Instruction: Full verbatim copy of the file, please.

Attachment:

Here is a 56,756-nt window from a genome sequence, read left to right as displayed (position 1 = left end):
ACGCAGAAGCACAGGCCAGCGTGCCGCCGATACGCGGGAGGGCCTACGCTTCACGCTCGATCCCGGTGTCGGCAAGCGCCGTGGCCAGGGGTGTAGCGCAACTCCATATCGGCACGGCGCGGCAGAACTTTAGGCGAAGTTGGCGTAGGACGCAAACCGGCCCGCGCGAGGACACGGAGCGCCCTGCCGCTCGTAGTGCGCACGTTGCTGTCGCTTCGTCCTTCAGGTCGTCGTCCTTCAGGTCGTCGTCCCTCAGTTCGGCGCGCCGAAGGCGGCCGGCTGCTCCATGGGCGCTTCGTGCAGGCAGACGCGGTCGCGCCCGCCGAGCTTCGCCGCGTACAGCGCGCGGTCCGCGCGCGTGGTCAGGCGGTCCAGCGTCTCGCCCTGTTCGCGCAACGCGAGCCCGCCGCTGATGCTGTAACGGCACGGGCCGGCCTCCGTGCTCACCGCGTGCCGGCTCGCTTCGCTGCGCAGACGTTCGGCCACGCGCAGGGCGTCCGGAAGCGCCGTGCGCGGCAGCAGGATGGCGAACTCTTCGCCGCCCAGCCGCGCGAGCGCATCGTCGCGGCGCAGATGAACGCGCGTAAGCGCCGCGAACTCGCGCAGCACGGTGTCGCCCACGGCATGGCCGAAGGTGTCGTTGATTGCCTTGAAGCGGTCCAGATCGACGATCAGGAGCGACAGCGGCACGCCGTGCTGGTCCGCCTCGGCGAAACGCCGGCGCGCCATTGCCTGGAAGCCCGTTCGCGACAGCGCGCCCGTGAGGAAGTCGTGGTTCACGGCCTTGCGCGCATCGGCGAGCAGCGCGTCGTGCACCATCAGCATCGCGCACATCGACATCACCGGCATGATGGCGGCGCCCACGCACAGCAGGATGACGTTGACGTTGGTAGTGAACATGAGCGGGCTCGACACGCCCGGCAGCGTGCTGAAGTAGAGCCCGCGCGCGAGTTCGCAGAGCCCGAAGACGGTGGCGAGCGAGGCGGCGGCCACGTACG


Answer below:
Here is a 56,756-nt window from a genome sequence, read left to right as displayed (position 1 = left end):
ACGCAGAAGCACAGGCCAGCGTGCCGCCGATACGCGGGAGGGCCTACGCTTCACGCTCGATCCCGGTGTCGGCAAGCGCCGTGGCCAGGGGTGTAGCGCAACTCCATATCGGCACGGCGCGGCAGAACTTTAGGCGAAGTTGGCGTAGGACGCAAACCGGCCCGCGCGAGGACACGGAGCGCCCTGCCGCTCGTAGTGCGCACGTTGCTGTCGCTTCGTCCTTCAGGTCGTCGTCCTTCAGGTCGTCGTCCCTCAGTTCGGCGCGCCGAAGGCGGCCGGCTGCTCCATGGGCGCTTCGTGCAGGCAGACGCGGTCGCGCCCGCCGAGCTTCGCCGCGTACAGCGCGCGGTCCGCGCGCGTGGTCAGGCGGTCCAGCGTCTCGCCCTGTTCGCGCAACGCGAGCCCGCCGCTGATGCTGTAACGGCACGGGCCGGCCTCCGTGCTCACCGCGTGCCGGCTCGCTTCGCTGCGCAGACGTTCGGCCACGCGCAGGGCGTCCGGAAGCGCCGTGCGCGGCAGCAGGATGGCGAACTCTTCGCCGCCCAGCCGCGCGAGCGCATCGTCGCGGCGCAGATGAACGCGCGTAAGCGCCGCGAACTCGCGCAGCACGGTGTCGCCCACGGCATGGCCGAAGGTGTCGTTGATTGCCTTGAAGCGGTCCAGATCGACGATCAGGAGCGACAGCGGCACGCCGTGCTGGTCCGCCTCGGCGAAACGCCGGCGCGCCATTGCCTGGAAGCCCGTTCGCGACAGCGCGCCCGTGAGGAAGTCGTGGTTCACGGCCTTGCGCGCATCGGCGAGCAGCGCGTCGTGCACCATCAGCATCGCGCACATCGACATCACCGGCATGATGGCGGCGCCCACGCACAGCAGGATGACGTTGACGTTGGTAGTGAACATGAGCGGGCTCGACACGCCCGGCAGCGTGCTGAAGTAGAGCCCGCGCGCGAGTTCGCAGAGCCCGAAGACGGTGGCGAGCGAGGCGGCGGCCACGTACG